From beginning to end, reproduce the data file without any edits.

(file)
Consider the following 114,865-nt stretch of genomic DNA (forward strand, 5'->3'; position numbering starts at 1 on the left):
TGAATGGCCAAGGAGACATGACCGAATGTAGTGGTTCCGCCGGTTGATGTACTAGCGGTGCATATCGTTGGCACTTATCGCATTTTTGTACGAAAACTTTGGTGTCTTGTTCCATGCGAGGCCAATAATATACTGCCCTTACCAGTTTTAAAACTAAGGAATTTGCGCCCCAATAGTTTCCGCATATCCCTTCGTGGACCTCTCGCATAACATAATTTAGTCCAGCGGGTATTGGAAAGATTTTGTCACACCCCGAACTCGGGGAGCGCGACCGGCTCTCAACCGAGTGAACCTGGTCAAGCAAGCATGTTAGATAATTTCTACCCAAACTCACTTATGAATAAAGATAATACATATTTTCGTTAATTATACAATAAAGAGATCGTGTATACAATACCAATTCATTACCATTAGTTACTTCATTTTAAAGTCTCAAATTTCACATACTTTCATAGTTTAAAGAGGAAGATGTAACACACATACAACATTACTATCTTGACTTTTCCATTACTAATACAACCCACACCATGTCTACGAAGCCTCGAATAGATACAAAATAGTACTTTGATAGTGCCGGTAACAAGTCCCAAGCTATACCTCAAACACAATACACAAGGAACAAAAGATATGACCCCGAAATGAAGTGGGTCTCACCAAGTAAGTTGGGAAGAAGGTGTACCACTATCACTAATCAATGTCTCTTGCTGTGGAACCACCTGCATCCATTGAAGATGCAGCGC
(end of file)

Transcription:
Consider the following 114,865-nt stretch of genomic DNA (forward strand, 5'->3'; position numbering starts at 1 on the left):
TGAATGGCCAAGGAGACATGACCGAATGTAGTGGTTCCGCCGGTTGATGTACTAGCGGTGCATATCGTTGGCACTTATCGCATTTTTGTACGAAAACTTTGGTGTCTTGTTCCATGCGAGGCCAATAATATACTGCCCTTACCAGTTTTAAAACTAAGGAATTTGCGCCCCAATAGTTTCCGCATATCCCTTCGTGGACCTCTCGCATAACATAATTTAGTCCAGCGGGTATTGGAAAGATTTTGTCACACCCCGAACTCGGGGAGCGCGACCGGCTCTCAACCGAGTGAACCTGGTCAAGCAAGCATGTTAGATAATTTCTACCCAAACTCACTTATGAATAAAGATAATACATATTTTCGTTAATTATACAATAAAGAGATCGTGTATACAATACCAATTCATTACCATTAGTTACTTCATTTTAAAGTCTCAAATTTCACATACTTTCATAGTTTAAAGAGGAAGATGTAACACACATACAACATTACTATCTTGACTTTTCCATTACTAATACAACCCACACCATGTCTACGAAGCCTCGAATAGATACAAAATAGTACTTTGATAGTGCCGGTAACAAGTCCCAAGCTATACCTCAAACACAATACACAAGGAACAAAAGATATGACCCCGAAATGAAGTGGGTCTCACCAAGTAAGTTGGGAAGAAGGTGTACCACTATCACTAATCAATGTCTCTTGCTGTGGAACCACCTGCATCCATTGAAGATGCAGCGC